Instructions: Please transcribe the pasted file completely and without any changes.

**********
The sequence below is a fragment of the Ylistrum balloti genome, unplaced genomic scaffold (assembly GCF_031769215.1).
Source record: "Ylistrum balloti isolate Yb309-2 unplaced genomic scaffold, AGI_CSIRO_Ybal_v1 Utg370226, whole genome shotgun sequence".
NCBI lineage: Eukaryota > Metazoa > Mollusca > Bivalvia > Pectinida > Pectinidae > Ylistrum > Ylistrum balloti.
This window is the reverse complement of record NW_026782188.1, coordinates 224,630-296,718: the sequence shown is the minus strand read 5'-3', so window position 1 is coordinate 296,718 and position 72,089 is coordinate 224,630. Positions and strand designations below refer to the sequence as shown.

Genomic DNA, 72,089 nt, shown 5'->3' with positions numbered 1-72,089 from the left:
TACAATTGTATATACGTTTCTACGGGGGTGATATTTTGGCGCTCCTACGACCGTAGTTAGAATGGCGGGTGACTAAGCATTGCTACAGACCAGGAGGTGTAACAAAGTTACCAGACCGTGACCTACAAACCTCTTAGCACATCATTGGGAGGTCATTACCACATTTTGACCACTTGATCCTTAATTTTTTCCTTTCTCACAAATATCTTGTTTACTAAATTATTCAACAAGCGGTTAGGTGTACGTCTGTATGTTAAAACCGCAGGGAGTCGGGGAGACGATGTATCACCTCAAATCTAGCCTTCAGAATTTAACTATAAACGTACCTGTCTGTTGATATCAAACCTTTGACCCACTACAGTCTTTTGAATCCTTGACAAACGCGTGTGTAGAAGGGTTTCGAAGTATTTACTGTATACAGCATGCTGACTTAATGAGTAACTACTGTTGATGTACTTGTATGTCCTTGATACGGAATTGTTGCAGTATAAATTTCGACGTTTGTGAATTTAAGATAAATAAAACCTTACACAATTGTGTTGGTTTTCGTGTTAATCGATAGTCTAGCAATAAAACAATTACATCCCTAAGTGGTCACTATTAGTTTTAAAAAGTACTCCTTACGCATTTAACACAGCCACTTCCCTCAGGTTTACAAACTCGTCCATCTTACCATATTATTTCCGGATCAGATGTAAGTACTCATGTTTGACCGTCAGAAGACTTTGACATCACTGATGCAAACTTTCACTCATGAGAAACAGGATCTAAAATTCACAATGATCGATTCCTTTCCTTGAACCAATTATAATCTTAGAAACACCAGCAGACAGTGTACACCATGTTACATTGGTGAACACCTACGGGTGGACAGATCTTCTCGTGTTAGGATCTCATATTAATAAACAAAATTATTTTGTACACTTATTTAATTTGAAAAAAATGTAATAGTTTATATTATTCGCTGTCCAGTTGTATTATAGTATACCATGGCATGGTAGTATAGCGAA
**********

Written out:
The sequence below is a fragment of the Ylistrum balloti genome, unplaced genomic scaffold (assembly GCF_031769215.1).
Source record: "Ylistrum balloti isolate Yb309-2 unplaced genomic scaffold, AGI_CSIRO_Ybal_v1 Utg370226, whole genome shotgun sequence".
NCBI lineage: Eukaryota > Metazoa > Mollusca > Bivalvia > Pectinida > Pectinidae > Ylistrum > Ylistrum balloti.
This window is the reverse complement of record NW_026782188.1, coordinates 224,630-296,718: the sequence shown is the minus strand read 5'-3', so window position 1 is coordinate 296,718 and position 72,089 is coordinate 224,630. Positions and strand designations below refer to the sequence as shown.

Genomic DNA, 72,089 nt, shown 5'->3' with positions numbered 1-72,089 from the left:
TACAATTGTATATACGTTTCTACGGGGGTGATATTTTGGCGCTCCTACGACCGTAGTTAGAATGGCGGGTGACTAAGCATTGCTACAGACCAGGAGGTGTAACAAAGTTACCAGACCGTGACCTACAAACCTCTTAGCACATCATTGGGAGGTCATTACCACATTTTGACCACTTGATCCTTAATTTTTTCCTTTCTCACAAATATCTTGTTTACTAAATTATTCAACAAGCGGTTAGGTGTACGTCTGTATGTTAAAACCGCAGGGAGTCGGGGAGACGATGTATCACCTCAAATCTAGCCTTCAGAATTTAACTATAAACGTACCTGTCTGTTGATATCAAACCTTTGACCCACTACAGTCTTTTGAATCCTTGACAAACGCGTGTGTAGAAGGGTTTCGAAGTATTTACTGTATACAGCATGCTGACTTAATGAGTAACTACTGTTGATGTACTTGTATGTCCTTGATACGGAATTGTTGCAGTATAAATTTCGACGTTTGTGAATTTAAGATAAATAAAACCTTACACAATTGTGTTGGTTTTCGTGTTAATCGATAGTCTAGCAATAAAACAATTACATCCCTAAGTGGTCACTATTAGTTTTAAAAAGTACTCCTTACGCATTTAACACAGCCACTTCCCTCAGGTTTACAAACTCGTCCATCTTACCATATTATTTCCGGATCAGATGTAAGTACTCATGTTTGACCGTCAGAAGACTTTGACATCACTGATGCAAACTTTCACTCATGAGAAACAGGATCTAAAATTCACAATGATCGATTCCTTTCCTTGAACCAATTATAATCTTAGAAACACCAGCAGACAGTGTACACCATGTTACATTGGTGAACACCTACGGGTGGACAGATCTTCTCGTGTTAGGATCTCATATTAATAAACAAAATTATTTTGTACACTTATTTAATTTGAAAAAAATGTAATAGTTTATATTATTCGCTGTCCAGTTGTATTATAGTATACCATGGCATGGTAGTATAGCGAA